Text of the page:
Muffler shop a respite for the homeless, even during a pandemic
Mehmet “Mike” Guzeldere has welcomed homeless people to sleep outside his muffler shop for more than a decade. He’s 69 and at higher risk of contracting the coronavirus but isn’t planning on turning them away.
Near the corner of Western Avenue and Cermak Road, sandwiched between Boost Mobile and MetroPCS stores, there’s a long building painted mustard yellow. During the day, it’s a muffler shop. At night, it’s home to around a dozen people experiencing homelessness.
“I let them sleep overnight when we close up, and in the morning, they clear out,” said shop owner Mehmet “Mike” Guzeldere. “I’m good-hearted. Today for them, tomorrow for us.”
Guzeldere opened Payless Mufflers & Brakes in 1982, less than a decade after immigrating to the United States from Turkey. He was born near the country’s border with Georgia and Armenia in the city of Kars — “and now all I do is work on cars,” he chirped.
The 69-year-old is well aware of the risks posed by the coronavirus, which has already killed 12 people in Illinois, but he’s not planning on turning away his guests.
“I mean, what am I supposed to do? Where are they going to sleep? They’re humans, man! They’re not bothering anyone,” he said.
Throughout the year, an estimated 86,000 people in Chicago experience homelessness, according to the U.S. Census. That includes people who are “doubled-up” with other adults or families, those who live on the streets and those who rely on shelters across the city.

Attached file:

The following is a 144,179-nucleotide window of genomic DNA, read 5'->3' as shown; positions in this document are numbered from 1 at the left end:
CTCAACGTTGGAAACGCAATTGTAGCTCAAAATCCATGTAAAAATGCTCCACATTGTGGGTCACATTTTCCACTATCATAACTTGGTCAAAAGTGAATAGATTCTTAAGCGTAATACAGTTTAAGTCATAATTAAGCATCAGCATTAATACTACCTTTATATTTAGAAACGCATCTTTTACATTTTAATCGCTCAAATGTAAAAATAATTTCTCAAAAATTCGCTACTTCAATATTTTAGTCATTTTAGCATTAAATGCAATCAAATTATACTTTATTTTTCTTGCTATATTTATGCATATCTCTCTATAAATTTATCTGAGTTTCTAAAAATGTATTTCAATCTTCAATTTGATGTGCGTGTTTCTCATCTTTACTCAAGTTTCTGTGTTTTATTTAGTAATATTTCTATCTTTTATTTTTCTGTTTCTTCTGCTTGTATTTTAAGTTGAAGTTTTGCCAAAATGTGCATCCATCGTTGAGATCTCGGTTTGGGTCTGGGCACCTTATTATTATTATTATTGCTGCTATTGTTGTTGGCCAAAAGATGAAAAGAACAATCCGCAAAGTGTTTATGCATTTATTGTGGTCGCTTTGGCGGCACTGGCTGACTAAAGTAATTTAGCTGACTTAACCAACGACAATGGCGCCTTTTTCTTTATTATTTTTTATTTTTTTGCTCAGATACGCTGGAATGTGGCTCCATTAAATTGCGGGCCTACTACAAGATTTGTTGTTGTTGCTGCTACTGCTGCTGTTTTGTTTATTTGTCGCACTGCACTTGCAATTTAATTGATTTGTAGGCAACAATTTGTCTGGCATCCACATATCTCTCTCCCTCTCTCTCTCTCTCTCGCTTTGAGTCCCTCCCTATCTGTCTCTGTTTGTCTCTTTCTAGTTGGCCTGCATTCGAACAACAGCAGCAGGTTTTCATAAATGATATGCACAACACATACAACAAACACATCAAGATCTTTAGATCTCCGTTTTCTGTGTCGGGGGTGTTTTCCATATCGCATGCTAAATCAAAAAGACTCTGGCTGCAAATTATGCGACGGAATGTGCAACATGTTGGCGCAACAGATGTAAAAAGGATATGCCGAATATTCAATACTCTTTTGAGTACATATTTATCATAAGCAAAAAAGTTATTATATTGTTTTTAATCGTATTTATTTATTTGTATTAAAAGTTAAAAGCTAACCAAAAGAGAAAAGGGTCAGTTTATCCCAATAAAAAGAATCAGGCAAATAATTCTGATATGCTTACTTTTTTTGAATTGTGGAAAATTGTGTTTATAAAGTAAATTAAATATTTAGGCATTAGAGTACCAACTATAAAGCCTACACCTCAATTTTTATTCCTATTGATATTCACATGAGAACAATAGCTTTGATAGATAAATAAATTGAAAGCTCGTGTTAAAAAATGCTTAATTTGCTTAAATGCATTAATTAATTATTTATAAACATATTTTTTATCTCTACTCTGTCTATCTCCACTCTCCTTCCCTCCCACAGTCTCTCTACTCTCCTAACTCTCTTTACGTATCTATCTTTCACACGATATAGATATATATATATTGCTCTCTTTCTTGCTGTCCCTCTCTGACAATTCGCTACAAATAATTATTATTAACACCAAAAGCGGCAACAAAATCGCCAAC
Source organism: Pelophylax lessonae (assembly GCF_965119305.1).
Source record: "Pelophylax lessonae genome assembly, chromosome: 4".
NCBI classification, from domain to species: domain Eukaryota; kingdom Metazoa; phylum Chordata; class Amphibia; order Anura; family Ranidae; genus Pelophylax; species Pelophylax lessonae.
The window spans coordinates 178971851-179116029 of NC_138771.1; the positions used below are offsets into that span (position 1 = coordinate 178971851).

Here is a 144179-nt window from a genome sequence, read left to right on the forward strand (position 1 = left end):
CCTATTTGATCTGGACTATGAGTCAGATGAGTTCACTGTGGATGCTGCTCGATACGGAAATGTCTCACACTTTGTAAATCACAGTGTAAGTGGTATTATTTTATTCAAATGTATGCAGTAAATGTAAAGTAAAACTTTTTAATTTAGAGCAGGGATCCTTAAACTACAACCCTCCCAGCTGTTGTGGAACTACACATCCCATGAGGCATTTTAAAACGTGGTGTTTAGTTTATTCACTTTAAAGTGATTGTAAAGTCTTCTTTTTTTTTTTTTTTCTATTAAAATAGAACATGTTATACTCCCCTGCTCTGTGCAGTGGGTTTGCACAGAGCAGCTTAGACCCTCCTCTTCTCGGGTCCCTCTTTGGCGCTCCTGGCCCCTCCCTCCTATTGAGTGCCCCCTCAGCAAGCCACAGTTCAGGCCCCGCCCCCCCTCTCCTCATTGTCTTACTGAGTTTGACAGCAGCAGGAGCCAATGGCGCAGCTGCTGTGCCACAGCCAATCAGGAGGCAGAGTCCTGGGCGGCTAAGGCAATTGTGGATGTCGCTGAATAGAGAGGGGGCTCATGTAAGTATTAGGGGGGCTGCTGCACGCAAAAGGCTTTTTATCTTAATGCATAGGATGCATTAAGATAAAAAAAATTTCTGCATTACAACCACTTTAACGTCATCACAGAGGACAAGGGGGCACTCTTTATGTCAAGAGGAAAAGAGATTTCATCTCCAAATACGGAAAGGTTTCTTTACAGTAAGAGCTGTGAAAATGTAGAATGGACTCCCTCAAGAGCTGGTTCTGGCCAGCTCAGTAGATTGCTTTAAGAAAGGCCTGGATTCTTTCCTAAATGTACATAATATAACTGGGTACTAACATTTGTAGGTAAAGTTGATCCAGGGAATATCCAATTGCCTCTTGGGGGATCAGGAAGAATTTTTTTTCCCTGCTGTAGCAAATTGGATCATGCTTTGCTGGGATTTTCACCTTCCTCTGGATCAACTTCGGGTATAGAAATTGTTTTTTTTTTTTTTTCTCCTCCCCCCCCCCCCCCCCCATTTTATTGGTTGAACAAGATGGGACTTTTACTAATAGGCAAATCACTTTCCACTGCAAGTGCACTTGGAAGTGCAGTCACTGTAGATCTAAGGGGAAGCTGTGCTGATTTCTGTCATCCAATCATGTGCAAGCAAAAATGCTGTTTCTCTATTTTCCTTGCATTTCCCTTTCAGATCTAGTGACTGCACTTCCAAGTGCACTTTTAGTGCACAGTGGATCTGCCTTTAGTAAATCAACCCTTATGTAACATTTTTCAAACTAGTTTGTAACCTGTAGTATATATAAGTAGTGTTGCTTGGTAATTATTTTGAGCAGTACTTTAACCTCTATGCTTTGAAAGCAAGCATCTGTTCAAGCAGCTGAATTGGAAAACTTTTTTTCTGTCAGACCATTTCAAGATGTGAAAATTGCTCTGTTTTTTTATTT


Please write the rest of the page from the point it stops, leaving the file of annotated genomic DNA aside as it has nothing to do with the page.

Around 12% of them are over the age of 60, and many more have compromised immune systems, said Douglas Schenkelberg, executive director of the Chicago Coalition for the Homeless. “The instructions around social distancing and quarantine become really hard if you’re homeless,” he said, “There’s no home to stay in.”
To combat contagion, the coalition recommends the city create isolation housing for at-risk people experiencing homelessness and to “de-concentrate” the number of people in shelters. On Monday, Mayor Lori Lightfoot announced the city would be “repurposing” empty hotel rooms as “isolation and quarantine spaces” in the coming days.
Until then, Schenkelberg said any form of shelter —even a muffler shop —is critical. “Having something that provides a barrier and the ability to have some distance even from the street is obviously a plus.”
The youngest of six children,all of whom made their way to Chicago from Turkey, Guzeldere’s already feeling the immediate economic impact of the coronavirus pandemic. “I have two employees at the shop, but I told one of them not to come in because it’s slow,” he said.
To make it safe for everyone, Guzeldere said he’ll clean the area people sleep in at the muffler shop more often. When asked if he’s considering closing the shop for both customers and the homeless, Guzeldere answered swiftly.
“No, no, no, no,” he said. “The coronavirus, I know it’s dangerous, but you know, I believe in God, and I’m going to help people, that’s it.”
“I get it back from God, always.”
Carlos Ballesteros is a corps member of Report for America,a not-for-profit journalism program that aims to bolster Sun-Times coverage of Chicago’s South Side and West Side.